Russia Expands Onslaught on Critics
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Russia Expands Onslaught on Critics

With Russia’s September 19 parliamentary elections fast approaching, every day begins with new reports of arbitrary arrests, interrogations, and other attacks on critical voices.
Russia Expands Onslaught on Critics

Today there were three new victims of the Kremlin’s war against free expression. Independent news outlets MBKh-Media, Open Media, and Open Rights announced they would shutter after the governmental communications oversight body, Roskomnadzor, blocked their websites.

The outlets extensively reported on public protests, corruption, persecution of civic and political activists, and other abuses. Thousands read them. When the authorities blocked their publications on August 4, the websites’ editors hoped they could remove any offending items and be allowed to operate again. But that night, Roskomnadzor said the orders came from the prosecutor’s office and were related to supposed involvement with banned foreign organizations linked to exiled Kremlin opponent Mikhail Khodorkovsky. Russia’s repressive law on “undesirable foreign organizations” authorizes prosecutors to ban as “undesirable” any foreign or international organization deemed to undermine Russia’s security, defense, or constitutional order. It enables the courts to impose a maximum six-year prison sentence on anyone found guilty of “involvement” with “undesirables.” On August 5, the three news outlets announced their closure in light of “high personal risk” to journalists and other staff. Two weeks earlier, Team 29, a leading Russian association of human rights lawyers and journalists, had to close under similar circumstances.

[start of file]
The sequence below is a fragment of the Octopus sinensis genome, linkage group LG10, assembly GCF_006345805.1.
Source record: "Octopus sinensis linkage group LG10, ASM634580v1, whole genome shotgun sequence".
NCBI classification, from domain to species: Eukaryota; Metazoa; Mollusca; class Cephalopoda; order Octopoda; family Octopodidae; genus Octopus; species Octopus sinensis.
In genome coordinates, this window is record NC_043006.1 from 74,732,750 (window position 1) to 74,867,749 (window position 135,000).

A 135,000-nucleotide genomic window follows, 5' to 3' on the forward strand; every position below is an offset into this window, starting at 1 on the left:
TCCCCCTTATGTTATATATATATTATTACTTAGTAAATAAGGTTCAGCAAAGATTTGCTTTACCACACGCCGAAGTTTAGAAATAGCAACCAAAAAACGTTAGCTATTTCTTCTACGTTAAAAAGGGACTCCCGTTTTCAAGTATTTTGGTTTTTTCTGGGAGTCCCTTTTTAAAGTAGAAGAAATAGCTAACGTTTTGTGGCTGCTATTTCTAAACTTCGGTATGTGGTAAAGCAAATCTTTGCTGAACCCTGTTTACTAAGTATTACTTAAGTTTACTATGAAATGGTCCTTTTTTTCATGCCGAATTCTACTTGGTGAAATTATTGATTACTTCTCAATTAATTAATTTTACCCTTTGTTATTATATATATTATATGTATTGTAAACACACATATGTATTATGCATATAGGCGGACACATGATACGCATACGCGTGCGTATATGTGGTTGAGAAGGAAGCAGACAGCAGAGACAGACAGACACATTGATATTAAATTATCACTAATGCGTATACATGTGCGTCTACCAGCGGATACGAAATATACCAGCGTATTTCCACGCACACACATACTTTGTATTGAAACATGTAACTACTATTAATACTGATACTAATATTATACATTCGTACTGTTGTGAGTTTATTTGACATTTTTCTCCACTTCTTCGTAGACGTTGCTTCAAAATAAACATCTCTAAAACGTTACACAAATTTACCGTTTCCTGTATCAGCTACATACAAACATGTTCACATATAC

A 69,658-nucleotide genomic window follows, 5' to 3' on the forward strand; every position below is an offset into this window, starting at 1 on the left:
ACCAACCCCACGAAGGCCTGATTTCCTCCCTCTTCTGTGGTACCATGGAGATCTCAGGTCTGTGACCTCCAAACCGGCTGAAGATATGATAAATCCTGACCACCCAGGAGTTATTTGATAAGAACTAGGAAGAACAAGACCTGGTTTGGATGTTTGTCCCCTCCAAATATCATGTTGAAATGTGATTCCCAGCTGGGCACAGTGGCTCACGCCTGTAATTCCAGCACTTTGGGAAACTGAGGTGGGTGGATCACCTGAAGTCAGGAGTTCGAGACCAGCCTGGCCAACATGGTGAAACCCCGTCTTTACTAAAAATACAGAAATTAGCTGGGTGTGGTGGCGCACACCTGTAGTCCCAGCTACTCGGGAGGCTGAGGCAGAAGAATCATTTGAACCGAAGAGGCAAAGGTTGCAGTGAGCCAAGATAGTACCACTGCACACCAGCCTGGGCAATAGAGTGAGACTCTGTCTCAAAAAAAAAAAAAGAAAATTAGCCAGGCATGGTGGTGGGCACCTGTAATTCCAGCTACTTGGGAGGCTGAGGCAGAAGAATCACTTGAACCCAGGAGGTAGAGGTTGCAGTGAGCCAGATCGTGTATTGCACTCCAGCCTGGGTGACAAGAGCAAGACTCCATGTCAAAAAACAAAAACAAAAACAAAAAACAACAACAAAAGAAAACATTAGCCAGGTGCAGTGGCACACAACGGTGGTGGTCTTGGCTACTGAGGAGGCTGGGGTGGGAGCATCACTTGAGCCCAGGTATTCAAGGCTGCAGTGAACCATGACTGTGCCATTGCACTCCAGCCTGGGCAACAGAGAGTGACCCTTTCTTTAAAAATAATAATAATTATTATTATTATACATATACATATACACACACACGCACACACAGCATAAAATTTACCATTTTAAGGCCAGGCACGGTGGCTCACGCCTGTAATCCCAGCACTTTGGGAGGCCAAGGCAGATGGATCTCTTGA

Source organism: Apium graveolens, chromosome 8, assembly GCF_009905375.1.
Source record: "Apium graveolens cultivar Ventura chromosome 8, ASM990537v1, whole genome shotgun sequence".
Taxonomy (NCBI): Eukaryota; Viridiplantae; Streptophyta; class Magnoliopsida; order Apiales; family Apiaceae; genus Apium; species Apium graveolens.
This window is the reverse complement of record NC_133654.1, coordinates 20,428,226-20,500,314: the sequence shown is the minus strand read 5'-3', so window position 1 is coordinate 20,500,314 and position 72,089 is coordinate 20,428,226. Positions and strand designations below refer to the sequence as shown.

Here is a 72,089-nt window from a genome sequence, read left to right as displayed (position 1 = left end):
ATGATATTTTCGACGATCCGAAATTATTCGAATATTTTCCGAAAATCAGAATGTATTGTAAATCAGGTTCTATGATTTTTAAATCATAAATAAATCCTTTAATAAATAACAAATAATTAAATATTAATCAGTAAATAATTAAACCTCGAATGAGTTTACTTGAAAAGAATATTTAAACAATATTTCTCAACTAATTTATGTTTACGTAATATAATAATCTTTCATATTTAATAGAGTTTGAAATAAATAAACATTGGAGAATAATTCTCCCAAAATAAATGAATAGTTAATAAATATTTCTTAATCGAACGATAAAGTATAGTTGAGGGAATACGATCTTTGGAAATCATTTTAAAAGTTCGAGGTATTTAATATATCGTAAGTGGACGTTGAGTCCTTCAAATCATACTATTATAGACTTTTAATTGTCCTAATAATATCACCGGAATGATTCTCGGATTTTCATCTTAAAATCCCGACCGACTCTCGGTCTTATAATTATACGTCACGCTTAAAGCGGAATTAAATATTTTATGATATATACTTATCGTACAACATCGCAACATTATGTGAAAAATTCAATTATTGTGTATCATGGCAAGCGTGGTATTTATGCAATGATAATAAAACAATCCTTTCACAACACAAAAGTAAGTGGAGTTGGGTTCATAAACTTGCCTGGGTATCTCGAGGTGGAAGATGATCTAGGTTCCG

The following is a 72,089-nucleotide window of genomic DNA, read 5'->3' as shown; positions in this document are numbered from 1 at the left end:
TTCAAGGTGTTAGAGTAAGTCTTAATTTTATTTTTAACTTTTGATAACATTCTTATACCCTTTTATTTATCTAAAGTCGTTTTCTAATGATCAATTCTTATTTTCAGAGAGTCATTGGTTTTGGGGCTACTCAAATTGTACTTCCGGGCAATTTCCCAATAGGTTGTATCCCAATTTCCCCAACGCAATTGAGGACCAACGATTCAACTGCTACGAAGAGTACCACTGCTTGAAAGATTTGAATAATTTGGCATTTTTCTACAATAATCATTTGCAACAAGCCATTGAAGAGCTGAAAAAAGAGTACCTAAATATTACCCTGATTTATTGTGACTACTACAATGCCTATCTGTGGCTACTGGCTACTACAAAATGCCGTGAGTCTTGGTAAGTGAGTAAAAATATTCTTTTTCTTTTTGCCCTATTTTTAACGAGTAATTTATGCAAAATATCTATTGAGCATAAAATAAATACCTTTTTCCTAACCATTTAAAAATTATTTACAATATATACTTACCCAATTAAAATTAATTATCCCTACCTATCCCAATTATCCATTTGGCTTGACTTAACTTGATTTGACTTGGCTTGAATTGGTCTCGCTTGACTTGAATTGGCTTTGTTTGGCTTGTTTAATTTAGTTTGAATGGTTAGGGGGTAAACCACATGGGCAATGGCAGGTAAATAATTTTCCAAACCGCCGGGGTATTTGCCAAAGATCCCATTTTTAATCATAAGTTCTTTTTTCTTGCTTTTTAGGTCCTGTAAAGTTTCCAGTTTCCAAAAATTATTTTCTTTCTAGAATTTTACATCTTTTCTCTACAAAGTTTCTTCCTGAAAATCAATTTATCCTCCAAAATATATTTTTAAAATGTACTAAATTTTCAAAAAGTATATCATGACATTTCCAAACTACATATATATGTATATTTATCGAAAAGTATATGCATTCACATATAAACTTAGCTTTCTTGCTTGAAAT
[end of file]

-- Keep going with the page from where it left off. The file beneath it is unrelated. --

The authorities blocked their website, indicating that they viewed the group as closely linked to an “undesirable” Czech organization. Also in July, the Justice Ministry added The Insider, which jointly with Bellingcat, had published an investigation into the poisoning of opposition leader Alexei Navalny, allegedly by Russia’s security services, to its registry of “foreign agent media.” Now they must label any publication as “foreign agent material” and file regular, detailed reports on their work and funding.

The “foreign agent media” registry currently includes 17 individuals and 16 media projects. Some have already stopped working while the others find it increasingly difficult to keep afloat due to stigma driving away readers and advertisers and insurmountable reporting requirements. Among those on the registry are five members of The Project, an investigative outlet that the authorities banned as undesirable last month over its reporting on high-level corruption.

The space for free expression in Russia is shrinking dramatically.

The authorities should end their crackdown, or Russians will find themselves in an information vacuum.

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